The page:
2 October 2020
In April this year, I decided to put everything I thought I knew about fine meat emulsions aside and to start from scratch. This was a very hard week where nothing worked the way I wanted it to work. For a large part, I was flying on autopilot, disregarding my personal extreme disappointment with the world NOT working the way I thought it must work. For several days I was in the test kitchen from first thing in the morning and was the last person to leave. What emerged at the end of the week was not an answer, but a roadmap to the answer.
I went for a run when I got home and the enormity of the breakthrough dawned on me. Let me recap what I decided in April when I embarked on this journey. I questioned everything!
What is the role of equipment? What are starch-, soya-, rinds- and fat emulsions and why create it or use it in the final meat emulsion? What exactly are TVP and the various isolates? What is a modified starch and what are the differences with native starches? What is a food gel and what characteristics are required under which conditions? What is the role of meat proteins in gelation? What is an emulsifier and what is a filler? How did these enter the meat processing world and what has been the most important advances? What is the legislative framework? What is the role of time, temperature, pH, pressure, particle size on these products in isolation and synergistically, in a complex system? What is the role of enzymes in manipulating these? What are all the possible sources of protein, starches, fillers and emulsifiers? How do we enhance taste? Firmness? etc.
The subject is clearly stated by Gravelle, et al. “Finely comminuted meat products such as frankfurter-type sausages and bologna can be described as a discrete fat phase embedded in a thermally-set protein gel network. The chopping, or comminution process is performed under saline conditions to facilitate extraction of the salt-soluble (predominantly myofibrillar) proteins. Some of these proteins associate at the surface of the fat globules, forming an interfacial protein film (IPF), thus embedding the fat droplets within the gel matrix, as well as acting to physically restrain or stabilize the droplets during the thermal gelation process. As a result, these types of products are commonly referred to as meat emulsions or meat batters.” (Gravelle, 2017) I love this concise description and in it is embedded a world of discovery and adventure.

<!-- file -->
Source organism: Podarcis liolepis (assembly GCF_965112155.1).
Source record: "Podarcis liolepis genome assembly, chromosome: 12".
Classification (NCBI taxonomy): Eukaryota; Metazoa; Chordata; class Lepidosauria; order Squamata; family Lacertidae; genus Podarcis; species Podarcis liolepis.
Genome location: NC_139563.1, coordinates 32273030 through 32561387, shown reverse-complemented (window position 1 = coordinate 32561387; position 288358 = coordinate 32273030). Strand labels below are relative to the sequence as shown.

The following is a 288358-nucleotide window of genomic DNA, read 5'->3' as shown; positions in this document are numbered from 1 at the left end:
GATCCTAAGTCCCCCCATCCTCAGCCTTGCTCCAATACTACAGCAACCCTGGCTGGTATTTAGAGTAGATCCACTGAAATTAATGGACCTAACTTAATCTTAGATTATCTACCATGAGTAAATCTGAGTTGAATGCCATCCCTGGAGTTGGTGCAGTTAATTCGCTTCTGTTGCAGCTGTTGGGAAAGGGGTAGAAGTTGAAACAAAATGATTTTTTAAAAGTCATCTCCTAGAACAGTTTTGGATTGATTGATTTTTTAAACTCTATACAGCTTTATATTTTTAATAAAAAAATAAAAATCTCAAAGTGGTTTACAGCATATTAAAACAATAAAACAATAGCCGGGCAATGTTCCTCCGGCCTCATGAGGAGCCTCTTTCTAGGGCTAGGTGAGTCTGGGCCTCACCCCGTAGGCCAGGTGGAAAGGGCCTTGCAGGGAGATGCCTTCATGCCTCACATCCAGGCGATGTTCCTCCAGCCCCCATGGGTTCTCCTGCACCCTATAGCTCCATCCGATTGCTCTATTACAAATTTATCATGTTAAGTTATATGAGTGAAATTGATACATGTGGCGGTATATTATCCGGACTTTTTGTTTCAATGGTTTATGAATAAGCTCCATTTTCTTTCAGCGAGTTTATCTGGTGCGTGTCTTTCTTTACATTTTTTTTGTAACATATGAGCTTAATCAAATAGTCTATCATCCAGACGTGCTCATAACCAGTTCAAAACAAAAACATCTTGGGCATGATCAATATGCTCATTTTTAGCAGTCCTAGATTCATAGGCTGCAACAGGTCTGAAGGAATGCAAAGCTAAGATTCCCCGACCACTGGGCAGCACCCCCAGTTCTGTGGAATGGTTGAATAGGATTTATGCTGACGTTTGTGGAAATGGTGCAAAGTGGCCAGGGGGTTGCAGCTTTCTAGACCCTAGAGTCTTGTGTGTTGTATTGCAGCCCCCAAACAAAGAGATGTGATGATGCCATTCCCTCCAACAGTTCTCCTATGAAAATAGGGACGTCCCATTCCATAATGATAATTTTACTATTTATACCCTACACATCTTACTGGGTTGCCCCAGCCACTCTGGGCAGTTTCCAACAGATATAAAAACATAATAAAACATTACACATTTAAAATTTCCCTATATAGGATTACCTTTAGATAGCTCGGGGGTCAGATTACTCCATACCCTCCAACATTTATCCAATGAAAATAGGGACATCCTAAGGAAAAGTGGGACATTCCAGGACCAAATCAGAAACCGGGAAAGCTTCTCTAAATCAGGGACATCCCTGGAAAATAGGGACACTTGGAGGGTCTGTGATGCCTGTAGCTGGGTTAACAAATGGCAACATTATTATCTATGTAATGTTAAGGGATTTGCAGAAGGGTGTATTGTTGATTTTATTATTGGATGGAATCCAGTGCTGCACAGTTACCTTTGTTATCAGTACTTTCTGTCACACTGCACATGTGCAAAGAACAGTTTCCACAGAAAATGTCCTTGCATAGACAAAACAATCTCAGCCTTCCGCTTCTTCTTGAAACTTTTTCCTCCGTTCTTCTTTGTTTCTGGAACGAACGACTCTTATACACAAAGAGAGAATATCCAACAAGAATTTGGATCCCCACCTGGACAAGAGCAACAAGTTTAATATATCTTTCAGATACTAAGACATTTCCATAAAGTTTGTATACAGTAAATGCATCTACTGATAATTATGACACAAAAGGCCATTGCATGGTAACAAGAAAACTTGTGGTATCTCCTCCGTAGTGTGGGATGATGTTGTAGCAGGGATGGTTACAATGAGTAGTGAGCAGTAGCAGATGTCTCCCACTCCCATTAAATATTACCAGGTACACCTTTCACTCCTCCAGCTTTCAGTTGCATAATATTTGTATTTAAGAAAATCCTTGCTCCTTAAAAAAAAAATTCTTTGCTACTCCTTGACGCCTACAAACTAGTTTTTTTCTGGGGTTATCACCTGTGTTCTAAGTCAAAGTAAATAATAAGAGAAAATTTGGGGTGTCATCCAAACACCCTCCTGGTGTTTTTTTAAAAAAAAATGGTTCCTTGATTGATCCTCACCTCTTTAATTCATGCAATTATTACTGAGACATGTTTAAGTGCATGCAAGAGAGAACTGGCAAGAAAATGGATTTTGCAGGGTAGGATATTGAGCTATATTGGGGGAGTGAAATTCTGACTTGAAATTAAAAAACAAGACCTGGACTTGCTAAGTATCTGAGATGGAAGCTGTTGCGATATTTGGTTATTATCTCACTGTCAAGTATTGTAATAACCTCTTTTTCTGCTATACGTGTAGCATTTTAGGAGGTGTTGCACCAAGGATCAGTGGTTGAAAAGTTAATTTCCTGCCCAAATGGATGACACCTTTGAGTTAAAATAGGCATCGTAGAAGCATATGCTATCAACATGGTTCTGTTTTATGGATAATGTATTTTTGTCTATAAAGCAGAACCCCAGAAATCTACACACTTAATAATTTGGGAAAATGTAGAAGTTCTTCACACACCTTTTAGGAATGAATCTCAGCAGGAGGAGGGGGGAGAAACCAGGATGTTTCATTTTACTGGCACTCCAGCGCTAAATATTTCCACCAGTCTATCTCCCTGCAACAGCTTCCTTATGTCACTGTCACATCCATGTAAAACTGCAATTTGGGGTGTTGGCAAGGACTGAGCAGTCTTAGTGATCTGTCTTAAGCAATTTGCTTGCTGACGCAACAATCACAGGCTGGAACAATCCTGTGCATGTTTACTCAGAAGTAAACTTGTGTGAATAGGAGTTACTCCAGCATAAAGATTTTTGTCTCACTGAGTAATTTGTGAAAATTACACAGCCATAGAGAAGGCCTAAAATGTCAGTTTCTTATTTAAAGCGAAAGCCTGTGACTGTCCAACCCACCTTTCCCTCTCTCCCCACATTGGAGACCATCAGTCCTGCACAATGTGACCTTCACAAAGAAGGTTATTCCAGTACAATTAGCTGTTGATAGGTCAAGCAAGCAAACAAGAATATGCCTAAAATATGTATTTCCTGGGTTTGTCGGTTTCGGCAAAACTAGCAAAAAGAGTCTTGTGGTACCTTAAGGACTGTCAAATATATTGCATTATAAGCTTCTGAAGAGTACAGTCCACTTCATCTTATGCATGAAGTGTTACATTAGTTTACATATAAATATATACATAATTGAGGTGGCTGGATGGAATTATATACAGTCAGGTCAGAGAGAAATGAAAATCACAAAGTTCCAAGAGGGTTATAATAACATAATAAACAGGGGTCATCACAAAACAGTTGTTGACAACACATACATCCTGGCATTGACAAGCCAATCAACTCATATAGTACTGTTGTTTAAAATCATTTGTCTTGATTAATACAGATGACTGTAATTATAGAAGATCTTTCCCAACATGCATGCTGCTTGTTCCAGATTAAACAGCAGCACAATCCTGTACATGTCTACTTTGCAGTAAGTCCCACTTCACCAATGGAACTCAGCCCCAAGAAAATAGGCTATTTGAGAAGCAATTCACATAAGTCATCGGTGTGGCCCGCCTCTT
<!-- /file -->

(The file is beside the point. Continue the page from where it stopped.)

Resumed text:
A road-map emerged. It is different from NPD in that in this stage of the game, I assume that I know nothing. I seek to learn as much as possible through experimentation and carefully selected collaborations, done in such a way that confidentiality is not an issue. I assume that I don’t know enough and that the information I have been given over the years may not have been the most correct or complete information. I assume that if I understand the various chemicals and equipment pieces better than most people, I should be able to arrive at answers that others are not able to.
My first task was to set out the framework for investigations. The new investigative techniques that became clear to me this week will only be effective within the right philosophical framework.
Test, test and, when you had enough, test some more!
Develop a way to do rapid testing of various combinations or products in isolation. Test per certain pH, temperature, particle size, etc. Test and test and test some more. Remember to keep careful notes with photos.
Find Solace in the wisdom of the old people.